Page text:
Spices & Ηerbs

Spices

Cinnamon, nutmeg, pepper, saffron… Spices are not only used as food additives for flavor and color but they are also proved to be extremely good for our health.

A spice is a dried seed (coriander, anise), fruit (fennel, mustard), root (turmeric), bark (cinnamon) or flower bud (cloves) that in cooking is distinguished from herbs, which are leafy, green plant parts, used also for flavor and decoration.

Valuable substances of spices

Anticancer properties

The National Cancer Institute estimates that roughly one-third of all cancer deaths may be diet related. What you eat can hurt you, but it can also help you. Spices such as cumin, cloves, mustard seed and saffron are attributed significant antimicrobial and anticancer properties.

Antimicrobial functions of spices

Cinnamon, cumin, mustard seeds, coriander, nutmeg, cardamom and of all kinds of pepper of course are some of the spices with the stronger antimicrobial and antiseptic action.

Rich in antioxidants

Research in Norway and Japan proves a high concentration of antioxidants in spices such us cloves, allspice and cinnamon. They even suggest that the use of those spices in cooking maybe a source of antioxidants comparable to vegetables and fruits!

Digestive

Incorporating spices in cooking has many benefits for our health, directly from spices and also indirectly, because they prevent us from using extra salt and fat. Also, despite the widespread perception to the contrary, many spices such as cumin, anise and fennel facilitate digestion. On the other hand some others like curry, can irritate the stomach when consumed without moderation.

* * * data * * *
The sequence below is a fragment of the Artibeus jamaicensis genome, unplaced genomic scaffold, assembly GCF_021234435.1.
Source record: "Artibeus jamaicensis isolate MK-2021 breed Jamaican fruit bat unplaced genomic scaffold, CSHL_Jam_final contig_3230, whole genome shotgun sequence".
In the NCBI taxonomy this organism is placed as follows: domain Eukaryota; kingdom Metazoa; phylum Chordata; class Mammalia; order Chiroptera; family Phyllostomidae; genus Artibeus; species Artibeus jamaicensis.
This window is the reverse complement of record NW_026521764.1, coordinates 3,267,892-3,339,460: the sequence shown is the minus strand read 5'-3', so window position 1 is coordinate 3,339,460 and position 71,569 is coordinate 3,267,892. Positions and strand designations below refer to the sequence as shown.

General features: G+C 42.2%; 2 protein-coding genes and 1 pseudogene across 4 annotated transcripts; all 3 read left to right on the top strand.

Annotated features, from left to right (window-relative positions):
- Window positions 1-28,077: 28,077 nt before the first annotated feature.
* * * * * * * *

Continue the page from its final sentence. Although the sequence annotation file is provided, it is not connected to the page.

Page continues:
What do researches have to say for:

Cinnamon

There are a lot of interesting researches done on the antidiabetic action  of cinnamon. Has yet to be clarified whether they are right and whether this specific spice is useful in treating this disease.

Turmeric

The health benefits of turmeric lie in the active ingredient called curcumin. This powerful compound gives turmeric its therapeutic benefits, its yellow color, and its pungent flavor. More specifically, curcumin harbors antioxidant, anti-inflammatory, antibacterial, stomach-soothing, and liver-and heart-protecting effects.

Turmeric is thought to reduce inflammation by lowering histamine levels and it may also stimulate the adrenal glands to increase production of a hormone that reduces inflammation. It is often used to ease joint pain and inflammation associated with arthritis. However, it is also used to reduce joint pain and in inflammation in other disorders as well.

Turmeric (curcumin) also harbors rich stores of antioxidants. Antioxidants are disease-fighting substances that mop up the continuous onslaught of free radicals. Free radicals are unstable oxygen molecules that damage cells as they travel through the body and are responsible for premature aging and diseases such as cancer if left unchecked. In fact, Naturopaths often recommend turmeric for situations in which high concentrations of antioxidants are required.

Laboratory studies indicate that curcumin has anti-cancer activity. More specifically, it destroys some types of cancer cells. For example, in the laboratory, curcumin kills cultures of human leukemia cells. This action may be due to turmeric's antioxidant properties or some other anti-cancer activity. Needless to say, more research is needed to determine turmeric benefits as a potential cancer agent.

Black Pepper

The medicinal benefits of black pepper reach beyond its taste and flavoring of your foods.  Research studies have shown that black pepper actually has healthful properties.  Of all of the benefits of this spice, it is its ability to enhance the function of the digestive tract that makes it a good reason to put it in the dishes you cook.

Another benefit of black pepper is its ability to diminish the amount of gas in the intestinal tract.  This leads to less flatulence and bloating and is believed to be another benefit of increasing hydrochloric acid in the stomach.